I went to grade school downtown. From the time I was five, I was going down to Barr Street five days a week. I remember what it was like in 1989, and it’s a completely different feel in 2021. There were a lot of people who had a vision for the city, and there were many people that said, "This is never going to work." But those visionaries pushed through and pushed forward, and the proof is in the Tincaps stadium; it’s in the new Bradley hotel; it’s in the Ash Brokerage building, and it’s in Promenade Park.
That same kind of belief that "This is the right thing to do, even if we have a lot of naysayers,” is behind what we’re trying to do at Bring It Up, too. I certainly understand that there are a lot of people who think what we’re doing is not going to work. But the truth is, the only time you accomplish big and hard things is when you’re willing to try anyway.
While it's too early to tell the ultimate effects of COVID-19 on Fort Wayne's housing market, realtors say residents from bigger cities are moving here.
IFW: Are there any success stories or responses to the campaign that you want to share?
I’ve had people contact me and ask specifically for help in how to talk to a particular friend or family member. It’s helped reinforce to me the need for any kind of guidance and encouragement, which is what we’re all about. The thing that is challenging about what we’re doing is, most people don’t talk to their friends about the vaccine and then decide to go get vaccinated in that moment. We’re hearing stories of people who are saying, "I talked to my friend, and eventually, they ended up getting vaccinated." Ultimately, that’s going to be the majority of what we see, if we’re successful.
I’m also really encouraged by what I’m hearing from people who are saying, "This gave me the courage to talk to someone who I was questioning whether they’re vaccinated." We’re hearing back from people who are having these conversations, and we’re working on getting them the information that would be helpful to reach those people once they have a specific understanding of the root of their hesitancy or resistance to getting vaccinated.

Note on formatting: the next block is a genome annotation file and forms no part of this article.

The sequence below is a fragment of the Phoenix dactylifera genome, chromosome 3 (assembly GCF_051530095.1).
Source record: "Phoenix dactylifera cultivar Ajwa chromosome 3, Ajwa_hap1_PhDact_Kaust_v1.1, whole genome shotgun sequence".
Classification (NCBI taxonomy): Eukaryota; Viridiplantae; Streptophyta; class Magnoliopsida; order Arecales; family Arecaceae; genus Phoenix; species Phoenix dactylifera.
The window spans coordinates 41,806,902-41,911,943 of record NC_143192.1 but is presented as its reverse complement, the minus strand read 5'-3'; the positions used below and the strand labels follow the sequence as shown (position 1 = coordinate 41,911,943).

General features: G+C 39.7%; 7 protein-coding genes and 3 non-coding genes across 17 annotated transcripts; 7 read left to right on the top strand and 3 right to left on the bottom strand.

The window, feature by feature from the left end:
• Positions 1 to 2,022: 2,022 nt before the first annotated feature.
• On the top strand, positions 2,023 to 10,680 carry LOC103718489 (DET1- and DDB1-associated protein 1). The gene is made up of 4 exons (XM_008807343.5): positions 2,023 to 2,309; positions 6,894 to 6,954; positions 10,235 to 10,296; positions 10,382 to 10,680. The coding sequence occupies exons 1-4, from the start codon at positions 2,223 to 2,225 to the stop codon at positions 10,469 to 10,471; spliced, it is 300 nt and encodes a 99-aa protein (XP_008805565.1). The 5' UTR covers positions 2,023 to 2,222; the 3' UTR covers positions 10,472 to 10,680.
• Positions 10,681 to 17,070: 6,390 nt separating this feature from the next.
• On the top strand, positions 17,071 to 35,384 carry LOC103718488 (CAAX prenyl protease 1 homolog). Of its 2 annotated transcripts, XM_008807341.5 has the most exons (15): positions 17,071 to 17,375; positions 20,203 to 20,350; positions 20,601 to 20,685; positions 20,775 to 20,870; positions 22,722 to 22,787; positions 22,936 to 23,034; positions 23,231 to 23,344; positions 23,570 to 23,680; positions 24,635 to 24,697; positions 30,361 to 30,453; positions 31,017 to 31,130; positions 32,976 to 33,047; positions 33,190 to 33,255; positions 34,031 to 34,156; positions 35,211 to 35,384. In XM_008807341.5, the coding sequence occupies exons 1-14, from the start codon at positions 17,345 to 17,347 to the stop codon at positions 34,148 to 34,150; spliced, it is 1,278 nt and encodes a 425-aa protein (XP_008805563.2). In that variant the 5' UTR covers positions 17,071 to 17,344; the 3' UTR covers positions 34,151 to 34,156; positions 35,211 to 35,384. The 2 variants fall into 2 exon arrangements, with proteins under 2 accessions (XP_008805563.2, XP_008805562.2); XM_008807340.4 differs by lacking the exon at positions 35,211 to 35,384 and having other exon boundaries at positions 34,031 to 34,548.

IFW: What impact do you hope Bring It Up will have?
I think about my brother-in-law’s restaurant business and what it would be like for them if there’s another surge this winter. Not just keeping the doors open, but also their employees who depend upon that business to take care of their own families. I think about my grandmother who is in her 80s and is fully vaccinated. It’s very possible if she’s out and about in the community getting groceries, going to church, that she’s going to run into someone who has COVID, and she could get sick or potentially die because other people are unvaccinated. That’s the thing that we don’t like to think about.
There has been this narrative that getting vaccinated is a choice, that’s up to you, and you can decide what you want, and you need to respect other people’s choices. That’s one of our core values, right? This individual freedom that we have. But there’s also a societal freedom that we don’t talk about as much. If I had the freedom to drive however I wanted, and there were no safety laws, and there were no traffic regulations, that would mean it was unsafe for everyone else to drive. So I follow those rules that limit my individual freedom, so that we all have the collective freedom to be able to travel safely.
We need to be thinking about that collective freedom we have as a community, just as much as this individual freedom to do whatever we want. There are people who are vulnerable in our community who are depending on us to protect them. There is an urgent and important motivation for those of us who are vaccinated to do what we can to get our unvaccinated friends and family to the point where they feel comfortable getting vaccinated themselves.